The bill classifies several groups, including pedestrians, utility workers, first responders and cyclists, as “vulnerable road users,” and requires motor vehicles to apply a “safe passing distance” of at least three feet when traveling 30 miles per hour or less with an additional foot of clearance required for every 10 miles per hour over 30 miles per hour. Current law only requires motor vehicle operators to pass at “a safe distance and at a reasonable and proper speed.” The bill would further require a vehicle that is overtaking a vulnerable road user to use all or part of the adjacent lane, crossing the center line if necessary, when it cannot pass at a safe distance in the same lane and only when it is safe to do so.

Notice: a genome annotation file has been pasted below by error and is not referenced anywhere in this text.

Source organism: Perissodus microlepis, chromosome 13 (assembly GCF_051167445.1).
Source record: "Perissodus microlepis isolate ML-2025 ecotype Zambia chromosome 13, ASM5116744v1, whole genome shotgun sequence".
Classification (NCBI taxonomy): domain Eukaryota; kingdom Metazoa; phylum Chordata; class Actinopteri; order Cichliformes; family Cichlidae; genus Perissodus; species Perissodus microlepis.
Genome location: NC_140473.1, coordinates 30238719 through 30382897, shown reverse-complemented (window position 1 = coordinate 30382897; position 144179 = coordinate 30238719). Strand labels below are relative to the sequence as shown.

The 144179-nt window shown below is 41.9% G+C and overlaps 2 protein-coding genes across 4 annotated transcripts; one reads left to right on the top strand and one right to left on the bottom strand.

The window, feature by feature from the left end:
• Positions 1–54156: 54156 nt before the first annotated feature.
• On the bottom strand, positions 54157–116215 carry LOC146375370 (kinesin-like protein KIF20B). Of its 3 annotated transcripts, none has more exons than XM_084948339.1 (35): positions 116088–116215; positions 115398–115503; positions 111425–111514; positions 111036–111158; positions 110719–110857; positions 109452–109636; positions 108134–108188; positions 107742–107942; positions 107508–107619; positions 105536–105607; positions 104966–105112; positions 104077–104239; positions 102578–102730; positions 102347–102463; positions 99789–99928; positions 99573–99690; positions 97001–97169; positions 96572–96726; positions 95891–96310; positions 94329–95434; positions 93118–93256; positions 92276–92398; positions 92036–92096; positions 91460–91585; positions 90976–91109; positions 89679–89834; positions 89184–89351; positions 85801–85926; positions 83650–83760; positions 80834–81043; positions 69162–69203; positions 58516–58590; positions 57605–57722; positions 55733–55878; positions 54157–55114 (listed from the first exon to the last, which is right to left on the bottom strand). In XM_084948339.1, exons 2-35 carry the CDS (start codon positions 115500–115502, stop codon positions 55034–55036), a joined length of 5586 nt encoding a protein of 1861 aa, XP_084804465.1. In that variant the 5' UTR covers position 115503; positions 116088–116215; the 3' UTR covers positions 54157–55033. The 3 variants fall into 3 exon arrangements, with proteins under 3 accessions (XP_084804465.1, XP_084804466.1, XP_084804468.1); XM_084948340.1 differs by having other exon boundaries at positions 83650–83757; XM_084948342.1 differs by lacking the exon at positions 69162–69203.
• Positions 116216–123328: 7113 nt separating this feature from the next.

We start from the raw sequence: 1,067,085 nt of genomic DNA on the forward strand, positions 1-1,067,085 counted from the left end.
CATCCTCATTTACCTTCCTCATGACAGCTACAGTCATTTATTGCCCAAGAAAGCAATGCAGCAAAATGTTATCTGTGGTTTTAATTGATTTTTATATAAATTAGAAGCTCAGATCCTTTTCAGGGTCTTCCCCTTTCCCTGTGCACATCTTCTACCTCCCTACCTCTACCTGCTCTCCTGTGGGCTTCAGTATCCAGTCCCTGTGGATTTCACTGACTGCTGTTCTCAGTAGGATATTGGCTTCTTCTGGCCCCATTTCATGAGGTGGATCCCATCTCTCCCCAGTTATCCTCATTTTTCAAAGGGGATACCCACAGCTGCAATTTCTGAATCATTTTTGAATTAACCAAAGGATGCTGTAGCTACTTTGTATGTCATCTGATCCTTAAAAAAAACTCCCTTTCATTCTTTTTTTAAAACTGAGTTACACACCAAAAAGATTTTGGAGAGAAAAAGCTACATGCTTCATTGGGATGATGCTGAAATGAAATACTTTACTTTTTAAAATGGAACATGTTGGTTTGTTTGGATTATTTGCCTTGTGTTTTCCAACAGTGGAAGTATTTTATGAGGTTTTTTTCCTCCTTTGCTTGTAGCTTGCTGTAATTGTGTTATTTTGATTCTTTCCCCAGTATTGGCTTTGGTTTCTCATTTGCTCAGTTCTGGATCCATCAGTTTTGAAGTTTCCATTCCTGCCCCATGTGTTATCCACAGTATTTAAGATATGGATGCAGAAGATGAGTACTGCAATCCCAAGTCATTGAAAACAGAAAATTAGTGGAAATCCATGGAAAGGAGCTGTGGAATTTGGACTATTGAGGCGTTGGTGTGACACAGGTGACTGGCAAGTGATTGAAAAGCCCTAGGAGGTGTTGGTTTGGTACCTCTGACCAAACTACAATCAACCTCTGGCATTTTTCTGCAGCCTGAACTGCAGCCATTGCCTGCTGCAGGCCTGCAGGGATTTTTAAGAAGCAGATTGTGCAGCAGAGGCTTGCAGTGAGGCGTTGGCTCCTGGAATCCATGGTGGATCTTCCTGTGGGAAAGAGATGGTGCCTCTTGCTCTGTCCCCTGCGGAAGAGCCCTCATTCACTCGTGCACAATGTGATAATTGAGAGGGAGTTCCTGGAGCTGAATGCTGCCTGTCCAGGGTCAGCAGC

“We need to keep working year after year to achieve a future in which traffic fatalities get as close as possible to zero,” said Senator William N. Brownsberger (D-Belmont), lead sponsor of the bill in the Senate. “This bill will help us move in the right direction.”

“This legislation updates basic protections for pedestrians, cyclists and others who may be on the road, and is a common-sense policy to ensure safer roadways for pedestrians and drivers alike” said Senate President Harriette L. Chandler (D-Worcester). “I am very happy the Senate has passed this legislation.”

“This bill takes an important step in encouraging the use of multimodal transportation to relieve the congestion and reduce our state’s carbon footprint,” said Senator Joseph A. Boncore (D-Winthrop), who serves as the Senate Chair of the Joint Committee on Transportation, which advanced the legislative measure forward with a favorable recommendation earlier this year. “Ensuring that pedestrians and cyclists have more protections on shared roads is vital to that end.”